twitter and texting linguistics

So, we all know that twitter is notorious for having a character limit of 140 characters, which isn’t much at all. But, with the talks of doubling the character limit, what does that do to the line?

The benefits of having it at only 140 characters means that users get straight to the point, forcing their ideas to be clear and concise and worthy of the attention of their followers. I think this is similar to what we do as poets, and connects to what we had been discussing in class about making the words we use have impact. If we were to follow a prompt that limited how many characters we used, how would we use our words differently? Would it make a difference if we took the same poem and allowed ourselves to double the character count? I believe that this would result in two very different poems, however they would still be related. I believe that the poem with less characters would get to its point quicker, and would have less “fluff”.

Similarly, with texting and technology, I believe our communication is abbreviated to get thoughts out more efficiently. The point of texting is to communicate quickly, forcing us to get information and “lol”s out by abbreviating and getting to the point. It also gives us a specific audience every time we send a text to a singular person or group of people. It utilizes vernacular and diction that is unique to culture and context, much like our poems do. Also, the texting “line” is predetermined by the amount of space we have on a screen, and the lines are usually divided for us, depending on what kind of phone or device we are using. I think this coincides with Twitter’s 140 character system in that it’s predetermined by others, and forces us to conform to the space allowed, much like a prompt we might do in class. What would we do if we had more control over how long our texting lines were? Is this the question we ask ourselves every time we write a poem using a prompt versus a free write?

3 Replies to “twitter and texting linguistics”

  1. This is a really interesting connection to modern means of communication. It means that we get right to the point, but we have to think about /what/ we’re saying online for these social media platforms. A poem gets to the point because there’s a sense of artistry in concision. But texting culture and social media tends to revolve around colloquialities (not a word but I’m using it).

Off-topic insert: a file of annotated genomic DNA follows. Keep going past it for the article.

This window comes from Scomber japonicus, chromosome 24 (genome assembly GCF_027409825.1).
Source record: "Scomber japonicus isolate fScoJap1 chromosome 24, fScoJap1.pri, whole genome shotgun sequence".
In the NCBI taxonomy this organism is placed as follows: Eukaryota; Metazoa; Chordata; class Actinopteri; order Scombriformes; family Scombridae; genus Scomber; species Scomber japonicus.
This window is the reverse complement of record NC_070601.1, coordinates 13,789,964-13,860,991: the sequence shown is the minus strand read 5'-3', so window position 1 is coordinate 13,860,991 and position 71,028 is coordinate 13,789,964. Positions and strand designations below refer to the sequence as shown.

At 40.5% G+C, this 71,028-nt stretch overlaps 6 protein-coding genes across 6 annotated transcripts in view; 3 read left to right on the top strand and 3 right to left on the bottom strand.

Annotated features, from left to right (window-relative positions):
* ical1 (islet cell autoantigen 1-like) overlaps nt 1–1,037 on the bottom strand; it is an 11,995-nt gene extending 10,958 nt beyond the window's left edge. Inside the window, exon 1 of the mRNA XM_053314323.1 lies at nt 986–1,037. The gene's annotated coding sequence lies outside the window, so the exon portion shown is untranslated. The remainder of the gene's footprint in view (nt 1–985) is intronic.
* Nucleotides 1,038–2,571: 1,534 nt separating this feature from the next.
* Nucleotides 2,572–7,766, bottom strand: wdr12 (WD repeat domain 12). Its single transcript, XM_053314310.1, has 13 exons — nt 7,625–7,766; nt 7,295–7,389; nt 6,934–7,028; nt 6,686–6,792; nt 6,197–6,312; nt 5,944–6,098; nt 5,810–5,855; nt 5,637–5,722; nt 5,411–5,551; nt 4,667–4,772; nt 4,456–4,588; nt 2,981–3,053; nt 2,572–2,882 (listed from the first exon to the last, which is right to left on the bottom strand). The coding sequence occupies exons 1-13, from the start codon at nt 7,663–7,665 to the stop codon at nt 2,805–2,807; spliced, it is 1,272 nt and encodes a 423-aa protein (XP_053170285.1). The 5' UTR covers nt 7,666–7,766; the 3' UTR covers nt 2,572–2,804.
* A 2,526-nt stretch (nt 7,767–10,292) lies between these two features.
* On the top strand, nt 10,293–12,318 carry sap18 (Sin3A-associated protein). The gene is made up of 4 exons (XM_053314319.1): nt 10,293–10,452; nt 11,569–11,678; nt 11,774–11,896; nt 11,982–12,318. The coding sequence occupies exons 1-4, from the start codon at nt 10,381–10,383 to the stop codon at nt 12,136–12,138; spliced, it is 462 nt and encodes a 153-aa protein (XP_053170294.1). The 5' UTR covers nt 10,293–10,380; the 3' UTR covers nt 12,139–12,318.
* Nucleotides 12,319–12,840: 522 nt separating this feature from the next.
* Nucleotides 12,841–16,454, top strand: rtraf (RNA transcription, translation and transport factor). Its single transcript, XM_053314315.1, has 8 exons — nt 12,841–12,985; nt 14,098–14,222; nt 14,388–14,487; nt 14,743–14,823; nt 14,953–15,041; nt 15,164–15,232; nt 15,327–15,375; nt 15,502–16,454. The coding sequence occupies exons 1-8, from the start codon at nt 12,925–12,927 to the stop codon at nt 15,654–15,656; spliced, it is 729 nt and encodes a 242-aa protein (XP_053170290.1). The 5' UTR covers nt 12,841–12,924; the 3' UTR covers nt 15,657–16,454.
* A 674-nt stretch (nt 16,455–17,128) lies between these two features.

Think about the love letter. It’s beautiful, praises the reader, and lets them know how the writer feels. Nowadays, we get, “Hmu l8r, dtf, ily?” There’s an air of romanticism that’s lost with a shorter character limit.
    Maybe twitter will finally be able to romance me.

  2. Hmmm… writing a poem with a character count sounds like a fun prompt! In general, I believe that it is a good idea to keep literary works precise, as we have stressed before, each line should carry its own weight. Therefore, increasing the number of characters for twitter will stop people from getting to the punchline faster. One of my favorite parts about social media is the use of hashtags. Oftentimes, I think that the hashtags sum up the post best, even though they usually only consist of a few words. I think that hashtags force people to get super creative and to-the-point. In all honesty, most people don’t use social media for mundane details, they use it to see quick snippets of people’s daily lives, thus, each word must make itself useful. All in all, I don’t believe that twitter should increase its word count.

  3. I’ve never thought about twitter in that way before! I agree, the word count definitely means the writer has to be efficient and not use extra words. I think when I’ve written poetry, I always start out with a poem that’s much longer than it is once I’ve edited it. Just like in shortening ideas so they fit into a tweet, poets might sometimes shorten their ideas to get right to the point in their poems. I also like your point about the different language used in tweets and social media, specifically abbreviations. It’s very interesting that while texting, I might say “lol” all the time. But I very rarely say it out loud, and in poetry or writing, I also rarely use it. Through that, you showed how it doesn’t just matter how many words or how much space a writer has, but also the situation and context of what they’re writing.

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